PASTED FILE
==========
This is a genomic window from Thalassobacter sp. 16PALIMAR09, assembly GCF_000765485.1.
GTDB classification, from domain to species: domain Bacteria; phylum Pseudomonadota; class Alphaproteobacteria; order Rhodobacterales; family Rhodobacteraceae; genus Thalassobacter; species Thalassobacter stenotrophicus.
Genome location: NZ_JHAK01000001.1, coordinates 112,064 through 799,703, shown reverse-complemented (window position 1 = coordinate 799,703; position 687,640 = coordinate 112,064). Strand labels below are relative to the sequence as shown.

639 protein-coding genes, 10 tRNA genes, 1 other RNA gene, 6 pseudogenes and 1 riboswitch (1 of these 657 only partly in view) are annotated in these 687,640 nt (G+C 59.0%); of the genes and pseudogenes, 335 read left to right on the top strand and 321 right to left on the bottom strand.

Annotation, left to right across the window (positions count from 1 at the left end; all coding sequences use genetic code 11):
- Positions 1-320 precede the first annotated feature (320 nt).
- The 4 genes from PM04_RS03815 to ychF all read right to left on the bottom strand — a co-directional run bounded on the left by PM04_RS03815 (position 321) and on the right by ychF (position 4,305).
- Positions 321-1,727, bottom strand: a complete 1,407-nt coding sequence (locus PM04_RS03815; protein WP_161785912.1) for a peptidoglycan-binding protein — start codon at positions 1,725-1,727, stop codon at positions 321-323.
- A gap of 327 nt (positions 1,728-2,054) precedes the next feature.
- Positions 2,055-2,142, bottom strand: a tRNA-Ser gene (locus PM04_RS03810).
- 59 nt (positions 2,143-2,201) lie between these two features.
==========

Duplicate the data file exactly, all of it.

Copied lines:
This is a genomic window from Thalassobacter sp. 16PALIMAR09, assembly GCF_000765485.1.
GTDB classification, from domain to species: domain Bacteria; phylum Pseudomonadota; class Alphaproteobacteria; order Rhodobacterales; family Rhodobacteraceae; genus Thalassobacter; species Thalassobacter stenotrophicus.
Genome location: NZ_JHAK01000001.1, coordinates 112,064 through 799,703, shown reverse-complemented (window position 1 = coordinate 799,703; position 687,640 = coordinate 112,064). Strand labels below are relative to the sequence as shown.

639 protein-coding genes, 10 tRNA genes, 1 other RNA gene, 6 pseudogenes and 1 riboswitch (1 of these 657 only partly in view) are annotated in these 687,640 nt (G+C 59.0%); of the genes and pseudogenes, 335 read left to right on the top strand and 321 right to left on the bottom strand.

Annotation, left to right across the window (positions count from 1 at the left end; all coding sequences use genetic code 11):
- Positions 1-320 precede the first annotated feature (320 nt).
- The 4 genes from PM04_RS03815 to ychF all read right to left on the bottom strand — a co-directional run bounded on the left by PM04_RS03815 (position 321) and on the right by ychF (position 4,305).
- Positions 321-1,727, bottom strand: a complete 1,407-nt coding sequence (locus PM04_RS03815; protein WP_161785912.1) for a peptidoglycan-binding protein — start codon at positions 1,725-1,727, stop codon at positions 321-323.
- A gap of 327 nt (positions 1,728-2,054) precedes the next feature.
- Positions 2,055-2,142, bottom strand: a tRNA-Ser gene (locus PM04_RS03810).
- 59 nt (positions 2,143-2,201) lie between these two features.